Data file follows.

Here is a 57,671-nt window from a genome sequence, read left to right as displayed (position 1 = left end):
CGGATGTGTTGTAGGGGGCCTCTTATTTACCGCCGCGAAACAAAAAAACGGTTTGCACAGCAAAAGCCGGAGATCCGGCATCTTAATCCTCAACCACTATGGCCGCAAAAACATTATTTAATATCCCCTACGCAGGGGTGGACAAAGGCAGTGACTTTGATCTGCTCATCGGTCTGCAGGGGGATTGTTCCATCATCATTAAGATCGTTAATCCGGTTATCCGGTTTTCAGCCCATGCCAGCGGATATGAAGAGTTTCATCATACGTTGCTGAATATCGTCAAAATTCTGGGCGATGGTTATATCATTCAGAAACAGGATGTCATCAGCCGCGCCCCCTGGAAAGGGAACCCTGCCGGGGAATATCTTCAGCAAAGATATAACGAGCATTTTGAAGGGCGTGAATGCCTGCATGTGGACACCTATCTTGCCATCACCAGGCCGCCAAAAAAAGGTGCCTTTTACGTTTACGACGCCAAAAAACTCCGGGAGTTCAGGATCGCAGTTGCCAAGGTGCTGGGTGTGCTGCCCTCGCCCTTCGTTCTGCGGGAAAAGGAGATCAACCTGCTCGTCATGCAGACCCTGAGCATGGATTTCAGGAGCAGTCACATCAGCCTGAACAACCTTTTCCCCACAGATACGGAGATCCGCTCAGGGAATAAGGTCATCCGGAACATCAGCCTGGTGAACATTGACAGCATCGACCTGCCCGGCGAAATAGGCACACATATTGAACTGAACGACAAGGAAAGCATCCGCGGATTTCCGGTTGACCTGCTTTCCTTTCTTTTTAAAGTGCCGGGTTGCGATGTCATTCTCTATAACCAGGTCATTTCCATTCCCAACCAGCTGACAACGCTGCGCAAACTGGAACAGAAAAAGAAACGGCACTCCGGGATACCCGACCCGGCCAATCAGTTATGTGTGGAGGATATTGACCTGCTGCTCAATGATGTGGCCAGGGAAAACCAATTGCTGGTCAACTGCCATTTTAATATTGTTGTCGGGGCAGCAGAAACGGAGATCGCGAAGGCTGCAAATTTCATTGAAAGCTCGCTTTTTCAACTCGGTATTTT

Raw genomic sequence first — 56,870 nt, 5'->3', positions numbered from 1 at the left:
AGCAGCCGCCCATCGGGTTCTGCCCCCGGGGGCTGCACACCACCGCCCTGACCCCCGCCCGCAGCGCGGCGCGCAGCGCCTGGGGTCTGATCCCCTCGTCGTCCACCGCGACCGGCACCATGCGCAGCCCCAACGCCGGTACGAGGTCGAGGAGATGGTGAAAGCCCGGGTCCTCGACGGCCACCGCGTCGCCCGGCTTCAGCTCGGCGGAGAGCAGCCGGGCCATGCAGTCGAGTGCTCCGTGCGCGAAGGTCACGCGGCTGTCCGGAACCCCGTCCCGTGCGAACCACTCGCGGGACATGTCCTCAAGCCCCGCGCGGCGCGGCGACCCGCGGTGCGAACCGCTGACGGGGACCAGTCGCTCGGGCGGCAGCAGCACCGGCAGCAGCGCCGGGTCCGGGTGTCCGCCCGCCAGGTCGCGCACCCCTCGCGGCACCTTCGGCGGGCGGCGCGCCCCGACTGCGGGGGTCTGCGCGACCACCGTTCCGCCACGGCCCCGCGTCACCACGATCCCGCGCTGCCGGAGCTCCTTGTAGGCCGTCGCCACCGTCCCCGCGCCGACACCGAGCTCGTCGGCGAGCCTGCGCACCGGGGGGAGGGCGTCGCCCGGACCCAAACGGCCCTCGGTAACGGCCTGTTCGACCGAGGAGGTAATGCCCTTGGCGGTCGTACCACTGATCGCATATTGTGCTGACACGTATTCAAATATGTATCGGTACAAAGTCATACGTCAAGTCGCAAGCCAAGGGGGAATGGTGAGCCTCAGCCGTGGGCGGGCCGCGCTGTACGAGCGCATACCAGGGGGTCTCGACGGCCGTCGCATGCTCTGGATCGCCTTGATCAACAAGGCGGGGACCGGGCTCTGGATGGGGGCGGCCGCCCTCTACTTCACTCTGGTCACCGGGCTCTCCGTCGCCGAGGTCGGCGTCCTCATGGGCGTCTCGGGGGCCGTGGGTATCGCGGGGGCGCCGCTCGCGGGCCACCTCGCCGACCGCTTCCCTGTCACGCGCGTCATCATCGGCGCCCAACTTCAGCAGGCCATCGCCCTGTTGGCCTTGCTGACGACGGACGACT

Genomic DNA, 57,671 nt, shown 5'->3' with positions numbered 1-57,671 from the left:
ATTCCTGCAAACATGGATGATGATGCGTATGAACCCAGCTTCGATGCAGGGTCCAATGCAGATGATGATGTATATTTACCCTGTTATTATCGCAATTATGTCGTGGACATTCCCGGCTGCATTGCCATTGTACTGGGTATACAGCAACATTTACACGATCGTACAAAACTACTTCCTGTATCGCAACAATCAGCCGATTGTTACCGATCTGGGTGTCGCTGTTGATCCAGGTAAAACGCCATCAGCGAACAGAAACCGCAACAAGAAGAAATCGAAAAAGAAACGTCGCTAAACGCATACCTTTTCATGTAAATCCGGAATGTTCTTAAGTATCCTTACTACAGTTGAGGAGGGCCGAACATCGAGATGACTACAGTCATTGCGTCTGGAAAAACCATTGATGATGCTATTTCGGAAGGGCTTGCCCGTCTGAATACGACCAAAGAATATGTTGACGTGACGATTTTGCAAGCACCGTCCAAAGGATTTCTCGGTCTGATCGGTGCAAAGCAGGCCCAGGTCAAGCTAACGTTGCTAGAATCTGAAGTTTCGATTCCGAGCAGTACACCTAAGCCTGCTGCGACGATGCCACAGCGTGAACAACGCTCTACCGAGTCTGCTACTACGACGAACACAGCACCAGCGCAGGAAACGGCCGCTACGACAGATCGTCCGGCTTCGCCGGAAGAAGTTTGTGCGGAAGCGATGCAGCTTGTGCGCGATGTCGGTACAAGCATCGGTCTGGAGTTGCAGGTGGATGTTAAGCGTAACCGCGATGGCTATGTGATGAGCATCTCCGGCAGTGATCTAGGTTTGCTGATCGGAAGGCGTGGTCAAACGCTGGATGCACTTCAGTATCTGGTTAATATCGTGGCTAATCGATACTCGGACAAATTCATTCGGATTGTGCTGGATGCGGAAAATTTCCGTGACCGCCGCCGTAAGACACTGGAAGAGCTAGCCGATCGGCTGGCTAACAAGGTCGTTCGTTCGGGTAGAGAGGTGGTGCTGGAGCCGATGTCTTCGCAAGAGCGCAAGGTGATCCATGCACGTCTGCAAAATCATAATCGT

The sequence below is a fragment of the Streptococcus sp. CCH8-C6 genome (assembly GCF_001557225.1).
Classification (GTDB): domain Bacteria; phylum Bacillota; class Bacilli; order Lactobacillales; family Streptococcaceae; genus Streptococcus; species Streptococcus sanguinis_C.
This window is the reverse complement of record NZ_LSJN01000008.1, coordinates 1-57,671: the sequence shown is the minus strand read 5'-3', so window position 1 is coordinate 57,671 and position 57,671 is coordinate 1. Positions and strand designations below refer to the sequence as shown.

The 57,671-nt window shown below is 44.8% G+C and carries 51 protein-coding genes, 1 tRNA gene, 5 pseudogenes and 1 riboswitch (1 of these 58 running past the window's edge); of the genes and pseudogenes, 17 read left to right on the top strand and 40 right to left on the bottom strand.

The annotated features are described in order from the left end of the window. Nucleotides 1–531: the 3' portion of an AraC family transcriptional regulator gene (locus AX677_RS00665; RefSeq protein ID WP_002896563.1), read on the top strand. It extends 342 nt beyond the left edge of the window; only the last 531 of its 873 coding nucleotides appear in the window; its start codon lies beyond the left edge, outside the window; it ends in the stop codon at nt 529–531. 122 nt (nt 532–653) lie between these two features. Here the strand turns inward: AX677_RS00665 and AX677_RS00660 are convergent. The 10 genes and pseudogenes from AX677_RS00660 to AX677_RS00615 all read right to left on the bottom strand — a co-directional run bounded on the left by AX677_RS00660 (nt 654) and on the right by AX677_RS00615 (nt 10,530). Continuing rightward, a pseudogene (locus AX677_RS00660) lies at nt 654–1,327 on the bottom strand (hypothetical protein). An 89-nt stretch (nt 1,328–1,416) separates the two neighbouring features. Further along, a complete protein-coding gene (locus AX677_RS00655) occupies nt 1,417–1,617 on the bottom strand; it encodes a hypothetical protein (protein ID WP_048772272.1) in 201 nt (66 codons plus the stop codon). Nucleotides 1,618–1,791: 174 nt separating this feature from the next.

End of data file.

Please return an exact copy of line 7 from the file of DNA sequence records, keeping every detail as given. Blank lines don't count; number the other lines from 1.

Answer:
The sequence below is a fragment of the Streptococcus sp. CCH8-C6 genome (assembly GCF_001557225.1).